• An ELT event does not need to be a conference in its traditional meaning: think ‘un-conferencing‘, as this post by Cult of Pedagogy team invites. 

Our EduHub team is organizing an ELT event for teachers next month. Not to promote a specific language school or a training center. Not to promise regular conferences in the future. We do hope to try a new(er) type of ELT events in our city, and hopefully, to inspire our colleagues from other schools and centers to organize other type(s) of ELT events. (that’s how ‘Think Different‘ theme was created). Most importantly, we want teachers to get inspired and realize that each of them has something to share and offer to colleagues. That there is a lot to learn from each other. (that’s why it is a Teacher Sharing Training Day)

Thank you for reading (and… wish us luck in this first-time organizing adventure!)

About Zhenya

ELT: teacher educator, trainer coach, reflective practice addict https://wednesdayseminars.wordpress.com/.
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8 Responses to Learning from Speakers. Part 1

  1. Ron Bradley says:

    Always good stuff, Zhenya. A unique post on conferences, speaking of which, I submitted a proposal to deliver a work shop at the English USA conference in San Francisco, only to be turned down because, 1. My topic was too rudimentary, too basic. Here is the selection committee’s response: “The abstract is rather vague and seems rudimentary. Engaging students in learning is basic to all teaching. What specific skills or techniques will be described? The objectives emphasize grammar, which is not mentioned in the title or abstract.” Of course, they give you a whopping 50 to describe your proposal. Where is there room for examples?

    The Topic was “Creating space for learning and engaging our students in the learning process”. Much more to it than just engaging in learning–whatever that means–they may very well be interested in your entertaining lecture on the the form of the 3rd person singular, with colorful diagrams. Not at all rudimentary or basic from what I have seen if my 50 year career. Yea, I’m that ancient. So my PowerPoint is still in development stages, which I intend to complete and get out into the field. I will send it to you first, and would very much appreciate your critical eye and input.

    An additional thought about conferences. It takes humbleness of mind to learn from others, especially those with less experience.

    Warm regards,


    • Zhenya says:

      Dear Ron

      Thank you for reading and commenting: always good to hear from you! This line of your post speaks to me a lot: ‘It takes humbleness of mind to learn from others, especially those with less experience.’ I remember seeing Diane Larsen-Freeman at the TESOL Convention in Baltimore tirelessly taking part in various session activities (and some speakers looked very new in the field!), then sharing how much she loved conferences and learning more about teaching. A good example to me.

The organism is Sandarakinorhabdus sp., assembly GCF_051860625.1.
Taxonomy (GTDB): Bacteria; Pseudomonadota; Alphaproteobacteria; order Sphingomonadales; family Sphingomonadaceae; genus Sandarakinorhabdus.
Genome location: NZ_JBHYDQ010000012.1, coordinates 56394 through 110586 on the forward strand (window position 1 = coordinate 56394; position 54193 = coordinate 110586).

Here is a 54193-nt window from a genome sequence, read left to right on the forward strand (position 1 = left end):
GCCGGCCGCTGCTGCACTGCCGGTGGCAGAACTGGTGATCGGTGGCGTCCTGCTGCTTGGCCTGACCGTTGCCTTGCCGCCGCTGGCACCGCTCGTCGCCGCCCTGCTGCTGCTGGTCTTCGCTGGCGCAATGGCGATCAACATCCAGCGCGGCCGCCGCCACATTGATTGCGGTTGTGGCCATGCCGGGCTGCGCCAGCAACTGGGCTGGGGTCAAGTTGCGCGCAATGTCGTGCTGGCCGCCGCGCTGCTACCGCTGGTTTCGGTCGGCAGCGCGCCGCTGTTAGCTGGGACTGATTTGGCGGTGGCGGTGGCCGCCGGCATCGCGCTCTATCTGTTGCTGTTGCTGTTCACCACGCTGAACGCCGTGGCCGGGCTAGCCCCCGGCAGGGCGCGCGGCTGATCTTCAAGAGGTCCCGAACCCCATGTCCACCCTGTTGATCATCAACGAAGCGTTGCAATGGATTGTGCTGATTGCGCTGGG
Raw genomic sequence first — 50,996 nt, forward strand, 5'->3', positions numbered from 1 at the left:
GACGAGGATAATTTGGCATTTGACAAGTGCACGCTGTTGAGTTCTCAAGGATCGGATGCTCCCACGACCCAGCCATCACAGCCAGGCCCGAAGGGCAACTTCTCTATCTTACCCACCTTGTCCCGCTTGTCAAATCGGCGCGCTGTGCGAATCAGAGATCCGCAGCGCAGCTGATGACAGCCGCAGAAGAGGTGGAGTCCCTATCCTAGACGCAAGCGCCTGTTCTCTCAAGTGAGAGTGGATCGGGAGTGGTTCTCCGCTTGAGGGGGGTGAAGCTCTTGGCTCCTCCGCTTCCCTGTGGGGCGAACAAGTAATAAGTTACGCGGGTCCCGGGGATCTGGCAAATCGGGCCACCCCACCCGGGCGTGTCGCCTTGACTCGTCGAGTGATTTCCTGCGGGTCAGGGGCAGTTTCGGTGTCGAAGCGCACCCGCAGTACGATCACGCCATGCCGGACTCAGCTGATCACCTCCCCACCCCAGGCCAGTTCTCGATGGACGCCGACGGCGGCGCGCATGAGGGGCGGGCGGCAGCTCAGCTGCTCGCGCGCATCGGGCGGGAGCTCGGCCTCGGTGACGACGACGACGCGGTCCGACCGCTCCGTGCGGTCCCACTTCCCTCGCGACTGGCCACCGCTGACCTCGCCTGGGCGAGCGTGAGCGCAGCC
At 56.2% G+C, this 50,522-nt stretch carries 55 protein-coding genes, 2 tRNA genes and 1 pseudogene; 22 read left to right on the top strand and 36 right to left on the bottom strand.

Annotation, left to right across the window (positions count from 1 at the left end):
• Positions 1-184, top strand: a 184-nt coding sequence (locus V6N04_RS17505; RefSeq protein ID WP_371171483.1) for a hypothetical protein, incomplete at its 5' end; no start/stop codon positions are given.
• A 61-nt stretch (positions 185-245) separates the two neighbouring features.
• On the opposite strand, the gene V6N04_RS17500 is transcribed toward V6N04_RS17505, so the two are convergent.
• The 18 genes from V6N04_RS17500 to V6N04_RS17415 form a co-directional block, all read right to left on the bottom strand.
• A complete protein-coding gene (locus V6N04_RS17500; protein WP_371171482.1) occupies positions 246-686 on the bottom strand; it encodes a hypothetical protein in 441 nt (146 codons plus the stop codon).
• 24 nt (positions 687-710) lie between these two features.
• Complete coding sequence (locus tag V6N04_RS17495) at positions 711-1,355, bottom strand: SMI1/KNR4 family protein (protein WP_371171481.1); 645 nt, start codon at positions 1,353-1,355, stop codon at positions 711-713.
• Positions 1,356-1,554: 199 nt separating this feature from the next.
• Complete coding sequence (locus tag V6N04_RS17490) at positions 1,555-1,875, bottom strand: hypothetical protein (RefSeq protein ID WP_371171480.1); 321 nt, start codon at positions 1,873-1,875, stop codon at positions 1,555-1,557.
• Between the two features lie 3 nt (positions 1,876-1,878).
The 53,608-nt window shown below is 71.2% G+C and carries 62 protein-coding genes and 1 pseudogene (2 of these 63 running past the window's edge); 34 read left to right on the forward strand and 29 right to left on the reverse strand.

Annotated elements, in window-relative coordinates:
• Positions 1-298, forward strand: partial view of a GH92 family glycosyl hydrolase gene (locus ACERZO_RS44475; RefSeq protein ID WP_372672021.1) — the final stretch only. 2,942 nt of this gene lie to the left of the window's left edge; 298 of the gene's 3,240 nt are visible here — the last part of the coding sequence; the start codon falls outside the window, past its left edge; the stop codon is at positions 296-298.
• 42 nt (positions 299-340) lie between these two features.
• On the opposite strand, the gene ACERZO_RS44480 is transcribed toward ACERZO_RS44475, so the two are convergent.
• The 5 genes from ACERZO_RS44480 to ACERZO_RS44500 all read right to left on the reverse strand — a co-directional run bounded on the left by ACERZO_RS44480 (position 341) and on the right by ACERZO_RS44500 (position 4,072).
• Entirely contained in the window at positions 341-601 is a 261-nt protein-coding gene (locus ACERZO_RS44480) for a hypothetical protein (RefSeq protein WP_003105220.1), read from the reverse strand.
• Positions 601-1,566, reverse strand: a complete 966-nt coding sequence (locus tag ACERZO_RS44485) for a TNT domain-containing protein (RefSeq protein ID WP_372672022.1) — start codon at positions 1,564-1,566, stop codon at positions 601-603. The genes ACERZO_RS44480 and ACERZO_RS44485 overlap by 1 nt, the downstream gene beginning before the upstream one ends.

I am sorry to hear about your proposal being turned down. Hm, interesting that even though ‘engaging students in learning is basic to all teaching’ (or should be, if we can say so), it does not seem obvious in many Grammar classes, in public sector, and seemingly internationally. I wonder if sometimes discussing the ‘obvious’ topics can be a chance to formulate and share beliefs about the ‘what’, ‘why’ and ‘how’ of the skill, idea or activity. Maybe there could be a mini-conference on ‘re-considering the obvious’, or something along the lines.

      I love how your topic sounds. Also, if you would like to share the ideas for that session and need audience, you are more than welcome to be a guest author on my blog (a small space, of course, but wanted you to know that you are very welcome!)

      Looking forward to being in touch through various communication channels! 🙂



  2. Pingback: Learning from Speakers. Part 2 | Wednesday Seminars

  3. Pingback: Learning from Speakers. Part 3 | Wednesday Seminars

  4. Sandy Millin says:

    I realise this isn’t the point of your post, but the metaphor cards look a little bit like Dixit cards. There are lots of ideas about how to use them in lessons, for example these could start you off https://teachinggamesefl.com/2017/08/24/how-to-use-dixit-in-the-classroom/ 🙂


    • Zhenya says:

      Thank you for the comment and link Sandy! Yes, Dixit cards were mentioned too (and even given out for the sample activity). I agree they are more ‘ESL/EFL’ kind of materials (for story telling and vocabulary skills, etc.) My personal point from the metaphor cards was in fact that they had been borrowed from the school psychologist, and that reminded me of the whole different opportunity for reflective practice, and more.
      Always good to be in touch!

      Liked by 1 person

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  6. Pingback: Presenting Skills, or Learning with Speakers | Wednesday Seminars